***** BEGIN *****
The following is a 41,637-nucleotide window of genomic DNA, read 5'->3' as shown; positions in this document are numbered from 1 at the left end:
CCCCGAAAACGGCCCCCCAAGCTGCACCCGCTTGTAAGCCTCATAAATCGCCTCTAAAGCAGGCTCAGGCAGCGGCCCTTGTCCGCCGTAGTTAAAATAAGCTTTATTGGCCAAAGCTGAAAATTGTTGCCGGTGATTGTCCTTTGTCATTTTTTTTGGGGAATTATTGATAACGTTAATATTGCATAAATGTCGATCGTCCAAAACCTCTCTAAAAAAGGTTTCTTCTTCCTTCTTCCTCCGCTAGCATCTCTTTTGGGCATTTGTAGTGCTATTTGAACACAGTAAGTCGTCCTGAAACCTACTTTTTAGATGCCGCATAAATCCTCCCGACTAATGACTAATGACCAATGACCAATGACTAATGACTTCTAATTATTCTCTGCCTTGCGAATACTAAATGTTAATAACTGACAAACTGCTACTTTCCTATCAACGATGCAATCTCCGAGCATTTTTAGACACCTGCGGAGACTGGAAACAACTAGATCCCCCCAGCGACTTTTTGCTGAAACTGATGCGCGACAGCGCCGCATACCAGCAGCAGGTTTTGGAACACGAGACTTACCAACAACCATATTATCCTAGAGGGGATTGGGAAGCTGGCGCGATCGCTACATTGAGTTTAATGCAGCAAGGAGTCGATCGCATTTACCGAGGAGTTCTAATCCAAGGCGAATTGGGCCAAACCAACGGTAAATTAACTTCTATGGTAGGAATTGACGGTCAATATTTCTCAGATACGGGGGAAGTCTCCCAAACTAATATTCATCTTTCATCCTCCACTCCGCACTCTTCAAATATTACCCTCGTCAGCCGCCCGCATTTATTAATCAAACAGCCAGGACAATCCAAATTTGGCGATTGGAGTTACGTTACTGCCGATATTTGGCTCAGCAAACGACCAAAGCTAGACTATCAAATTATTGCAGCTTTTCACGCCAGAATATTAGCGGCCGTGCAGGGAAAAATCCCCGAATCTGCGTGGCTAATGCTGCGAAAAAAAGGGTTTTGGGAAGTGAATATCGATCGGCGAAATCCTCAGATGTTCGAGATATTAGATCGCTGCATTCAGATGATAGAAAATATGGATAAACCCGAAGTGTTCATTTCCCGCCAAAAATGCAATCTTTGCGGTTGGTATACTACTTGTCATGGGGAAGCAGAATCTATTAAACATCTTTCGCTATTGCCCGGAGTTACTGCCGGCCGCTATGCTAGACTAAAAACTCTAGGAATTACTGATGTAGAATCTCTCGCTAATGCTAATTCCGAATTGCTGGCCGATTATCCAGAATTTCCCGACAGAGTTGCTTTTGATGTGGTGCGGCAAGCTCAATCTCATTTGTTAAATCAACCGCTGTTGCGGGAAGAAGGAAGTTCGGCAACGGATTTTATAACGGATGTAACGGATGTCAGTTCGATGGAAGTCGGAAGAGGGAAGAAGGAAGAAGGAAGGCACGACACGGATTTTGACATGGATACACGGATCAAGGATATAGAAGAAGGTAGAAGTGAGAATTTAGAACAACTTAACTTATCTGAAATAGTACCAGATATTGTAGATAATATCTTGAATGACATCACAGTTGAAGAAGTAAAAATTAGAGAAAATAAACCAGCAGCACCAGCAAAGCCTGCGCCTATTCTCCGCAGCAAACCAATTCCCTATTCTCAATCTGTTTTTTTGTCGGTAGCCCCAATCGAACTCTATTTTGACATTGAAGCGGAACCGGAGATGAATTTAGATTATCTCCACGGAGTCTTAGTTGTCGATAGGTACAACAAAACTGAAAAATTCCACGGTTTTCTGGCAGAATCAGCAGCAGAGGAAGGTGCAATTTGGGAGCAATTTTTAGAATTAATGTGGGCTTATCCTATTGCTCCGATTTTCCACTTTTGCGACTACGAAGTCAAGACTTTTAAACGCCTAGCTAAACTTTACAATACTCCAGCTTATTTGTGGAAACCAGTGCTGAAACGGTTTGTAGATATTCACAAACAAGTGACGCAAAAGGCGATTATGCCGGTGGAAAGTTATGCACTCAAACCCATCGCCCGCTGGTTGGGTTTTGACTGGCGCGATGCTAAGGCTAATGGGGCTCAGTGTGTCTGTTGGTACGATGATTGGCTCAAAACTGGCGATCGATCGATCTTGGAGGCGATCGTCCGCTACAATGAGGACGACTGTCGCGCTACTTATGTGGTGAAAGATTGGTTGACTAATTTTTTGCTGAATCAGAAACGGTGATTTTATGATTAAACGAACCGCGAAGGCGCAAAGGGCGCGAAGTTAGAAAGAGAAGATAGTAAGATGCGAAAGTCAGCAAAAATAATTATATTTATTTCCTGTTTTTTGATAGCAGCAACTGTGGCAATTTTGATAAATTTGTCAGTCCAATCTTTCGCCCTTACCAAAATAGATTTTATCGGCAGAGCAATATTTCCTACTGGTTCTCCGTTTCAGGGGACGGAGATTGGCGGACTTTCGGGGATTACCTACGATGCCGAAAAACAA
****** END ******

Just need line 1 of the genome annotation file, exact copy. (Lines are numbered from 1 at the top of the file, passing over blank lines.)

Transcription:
The following is a 41,637-nucleotide window of genomic DNA, read 5'->3' as shown; positions in this document are numbered from 1 at the left end: